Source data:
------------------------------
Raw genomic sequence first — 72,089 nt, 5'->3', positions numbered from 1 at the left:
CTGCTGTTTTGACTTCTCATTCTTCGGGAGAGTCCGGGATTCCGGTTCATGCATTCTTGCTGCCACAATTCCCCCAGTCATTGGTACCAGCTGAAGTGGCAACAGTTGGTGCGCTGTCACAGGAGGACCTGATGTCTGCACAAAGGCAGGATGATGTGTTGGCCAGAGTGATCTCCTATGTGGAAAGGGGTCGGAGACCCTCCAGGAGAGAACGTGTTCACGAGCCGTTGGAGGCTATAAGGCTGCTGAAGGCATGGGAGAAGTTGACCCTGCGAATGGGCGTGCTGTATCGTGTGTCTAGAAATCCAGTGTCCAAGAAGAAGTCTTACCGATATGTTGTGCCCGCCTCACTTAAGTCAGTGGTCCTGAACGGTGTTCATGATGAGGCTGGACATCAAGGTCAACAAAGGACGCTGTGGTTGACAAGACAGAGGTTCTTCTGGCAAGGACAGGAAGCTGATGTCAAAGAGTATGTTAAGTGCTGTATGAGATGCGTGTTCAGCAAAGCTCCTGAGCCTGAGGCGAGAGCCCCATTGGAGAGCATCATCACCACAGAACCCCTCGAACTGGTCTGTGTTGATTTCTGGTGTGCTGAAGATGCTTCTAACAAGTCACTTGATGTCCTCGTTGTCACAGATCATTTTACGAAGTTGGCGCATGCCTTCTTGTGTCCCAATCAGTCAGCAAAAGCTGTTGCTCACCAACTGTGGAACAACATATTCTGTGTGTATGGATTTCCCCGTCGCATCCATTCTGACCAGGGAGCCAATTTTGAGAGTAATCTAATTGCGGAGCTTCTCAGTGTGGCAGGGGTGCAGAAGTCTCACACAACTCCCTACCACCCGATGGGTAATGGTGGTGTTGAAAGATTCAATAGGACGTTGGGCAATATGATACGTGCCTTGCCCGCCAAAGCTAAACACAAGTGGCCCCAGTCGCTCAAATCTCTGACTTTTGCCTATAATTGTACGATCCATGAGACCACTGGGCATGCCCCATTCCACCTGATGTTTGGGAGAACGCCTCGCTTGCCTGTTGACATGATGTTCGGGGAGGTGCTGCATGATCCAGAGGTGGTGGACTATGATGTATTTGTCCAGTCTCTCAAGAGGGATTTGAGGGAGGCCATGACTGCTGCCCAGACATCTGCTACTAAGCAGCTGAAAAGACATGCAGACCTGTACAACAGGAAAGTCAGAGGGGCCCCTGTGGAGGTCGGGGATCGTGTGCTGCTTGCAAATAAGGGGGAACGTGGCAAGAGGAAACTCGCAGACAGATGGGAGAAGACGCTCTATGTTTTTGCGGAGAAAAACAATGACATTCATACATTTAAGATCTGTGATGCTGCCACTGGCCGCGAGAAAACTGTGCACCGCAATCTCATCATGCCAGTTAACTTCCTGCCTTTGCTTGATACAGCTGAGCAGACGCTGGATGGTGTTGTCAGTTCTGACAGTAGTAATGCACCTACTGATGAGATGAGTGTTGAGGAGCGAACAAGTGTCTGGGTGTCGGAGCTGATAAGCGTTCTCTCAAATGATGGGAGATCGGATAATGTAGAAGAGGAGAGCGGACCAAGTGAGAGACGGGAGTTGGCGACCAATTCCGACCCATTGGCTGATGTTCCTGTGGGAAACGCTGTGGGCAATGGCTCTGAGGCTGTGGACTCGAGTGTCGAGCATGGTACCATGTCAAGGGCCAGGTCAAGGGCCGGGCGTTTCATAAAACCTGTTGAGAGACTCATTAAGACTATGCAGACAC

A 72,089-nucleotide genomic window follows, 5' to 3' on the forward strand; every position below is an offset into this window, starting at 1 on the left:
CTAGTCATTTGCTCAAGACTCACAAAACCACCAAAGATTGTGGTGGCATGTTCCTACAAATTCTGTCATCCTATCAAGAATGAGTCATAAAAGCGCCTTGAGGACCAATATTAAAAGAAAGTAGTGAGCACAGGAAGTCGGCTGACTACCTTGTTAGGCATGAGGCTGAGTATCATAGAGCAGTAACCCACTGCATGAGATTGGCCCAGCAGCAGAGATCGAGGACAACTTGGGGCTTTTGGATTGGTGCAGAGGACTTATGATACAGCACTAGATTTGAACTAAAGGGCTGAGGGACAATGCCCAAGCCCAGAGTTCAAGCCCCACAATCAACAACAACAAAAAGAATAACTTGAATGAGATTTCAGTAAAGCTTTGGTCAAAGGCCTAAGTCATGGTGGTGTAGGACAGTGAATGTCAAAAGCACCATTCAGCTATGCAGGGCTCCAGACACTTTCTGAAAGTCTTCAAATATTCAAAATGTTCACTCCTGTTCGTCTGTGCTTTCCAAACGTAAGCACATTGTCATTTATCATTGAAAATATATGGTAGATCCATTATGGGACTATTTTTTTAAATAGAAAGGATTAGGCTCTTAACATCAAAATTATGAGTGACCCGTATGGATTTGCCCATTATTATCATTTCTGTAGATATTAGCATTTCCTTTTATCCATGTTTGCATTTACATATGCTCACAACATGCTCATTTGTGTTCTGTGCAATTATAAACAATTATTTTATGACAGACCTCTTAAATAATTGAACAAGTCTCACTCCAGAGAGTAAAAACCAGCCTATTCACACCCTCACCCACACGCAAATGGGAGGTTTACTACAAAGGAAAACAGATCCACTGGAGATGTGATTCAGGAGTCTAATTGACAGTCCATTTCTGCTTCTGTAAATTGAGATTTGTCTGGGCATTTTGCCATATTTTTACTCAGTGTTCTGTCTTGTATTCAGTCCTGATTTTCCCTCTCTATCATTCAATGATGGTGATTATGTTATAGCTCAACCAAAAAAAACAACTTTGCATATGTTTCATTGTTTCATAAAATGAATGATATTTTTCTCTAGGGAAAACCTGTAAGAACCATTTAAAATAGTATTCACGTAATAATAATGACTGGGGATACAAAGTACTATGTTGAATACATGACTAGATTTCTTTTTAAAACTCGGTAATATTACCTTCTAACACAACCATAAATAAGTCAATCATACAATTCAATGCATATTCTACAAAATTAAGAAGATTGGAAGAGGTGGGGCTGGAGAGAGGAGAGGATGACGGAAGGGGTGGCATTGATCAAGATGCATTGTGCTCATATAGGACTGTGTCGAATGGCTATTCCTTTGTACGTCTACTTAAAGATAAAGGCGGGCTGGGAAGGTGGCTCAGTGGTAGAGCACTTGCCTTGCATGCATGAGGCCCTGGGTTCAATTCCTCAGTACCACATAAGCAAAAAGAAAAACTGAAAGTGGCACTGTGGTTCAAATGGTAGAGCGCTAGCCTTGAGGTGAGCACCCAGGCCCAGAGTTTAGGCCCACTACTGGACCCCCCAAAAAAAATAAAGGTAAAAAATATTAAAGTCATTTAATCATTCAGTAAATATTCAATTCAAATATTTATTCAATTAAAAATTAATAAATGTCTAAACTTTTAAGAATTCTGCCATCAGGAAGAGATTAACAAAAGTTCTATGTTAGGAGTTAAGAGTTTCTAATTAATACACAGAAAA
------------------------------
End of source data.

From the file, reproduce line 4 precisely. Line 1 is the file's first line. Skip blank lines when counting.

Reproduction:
CTAGTCATTTGCTCAAGACTCACAAAACCACCAAAGATTGTGGTGGCATGTTCCTACAAATTCTGTCATCCTATCAAGAATGAGTCATAAAAGCGCCTTGAGGACCAATATTAAAAGAAAGTAGTGAGCACAGGAAGTCGGCTGACTACCTTGTTAGGCATGAGGCTGAGTATCATAGAGCAGTAACCCACTGCATGAGATTGGCCCAGCAGCAGAGATCGAGGACAACTTGGGGCTTTTGGATTGGTGCAGAGGACTTATGATACAGCACTAGATTTGAACTAAAGGGCTGAGGGACAATGCCCAAGCCCAGAGTTCAAGCCCCACAATCAACAACAACAAAAAGAATAACTTGAATGAGATTTCAGTAAAGCTTTGGTCAAAGGCCTAAGTCATGGTGGTGTAGGACAGTGAATGTCAAAAGCACCATTCAGCTATGCAGGGCTCCAGACACTTTCTGAAAGTCTTCAAATATTCAAAATGTTCACTCCTGTTCGTCTGTGCTTTCCAAACGTAAGCACATTGTCATTTATCATTGAAAATATATGGTAGATCCATTATGGGACTATTTTTTTAAATAGAAAGGATTAGGCTCTTAACATCAAAATTATGAGTGACCCGTATGGATTTGCCCATTATTATCATTTCTGTAGATATTAGCATTTCCTTTTATCCATGTTTGCATTTACATATGCTCACAACATGCTCATTTGTGTTCTGTGCAATTATAAACAATTATTTTATGACAGACCTCTTAAATAATTGAACAAGTCTCACTCCAGAGAGTAAAAACCAGCCTATTCACACCCTCACCCACACGCAAATGGGAGGTTTACTACAAAGGAAAACAGATCCACTGGAGATGTGATTCAGGAGTCTAATTGACAGTCCATTTCTGCTTCTGTAAATTGAGATTTGTCTGGGCATTTTGCCATATTTTTACTCAGTGTTCTGTCTTGTATTCAGTCCTGATTTTCCCTCTCTATCATTCAATGATGGTGATTATGTTATAGCTCAACCAAAAAAAACAACTTTGCATATGTTTCATTGTTTCATAAAATGAATGATATTTTTCTCTAGGGAAAACCTGTAAGAACCATTTAAAATAGTATTCACGTAATAATAATGACTGGGGATACAAAGTACTATGTTGAATACATGACTAGATTTCTTTTTAAAACTCGGTAATATTACCTTCTAACACAACCATAAATAAGTCAATCATACAATTCAATGCATATTCTACAAAATTAAGAAGATTGGAAGAGGTGGGGCTGGAGAGAGGAGAGGATGACGGAAGGGGTGGCATTGATCAAGATGCATTGTGCTCATATAGGACTGTGTCGAATGGCTATTCCTTTGTACGTCTACTTAAAGATAAAGGCGGGCTGGGAAGGTGGCTCAGTGGTAGAGCACTTGCCTTGCATGCATGAGGCCCTGGGTTCAATTCCTCAGTACCACATAAGCAAAAAGAAAAACTGAAAGTGGCACTGTGGTTCAAATGGTAGAGCGCTAGCCTTGAGGTGAGCACCCAGGCCCAGAGTTTAGGCCCACTACTGGACCCCCCAAAAAAAATAAAGGTAAAAAATATTAAAGTCATTTAATCATTCAGTAAATATTCAATTCAAATATTTATTCAATTAAAAATTAATAAATGTCTAAACTTTTAAGAATTCTGCCATCAGGAAGAGATTAACAAAAGTTCTATGTTAGGAGTTAAGAGTTTCTAATTAATACACAGAAAA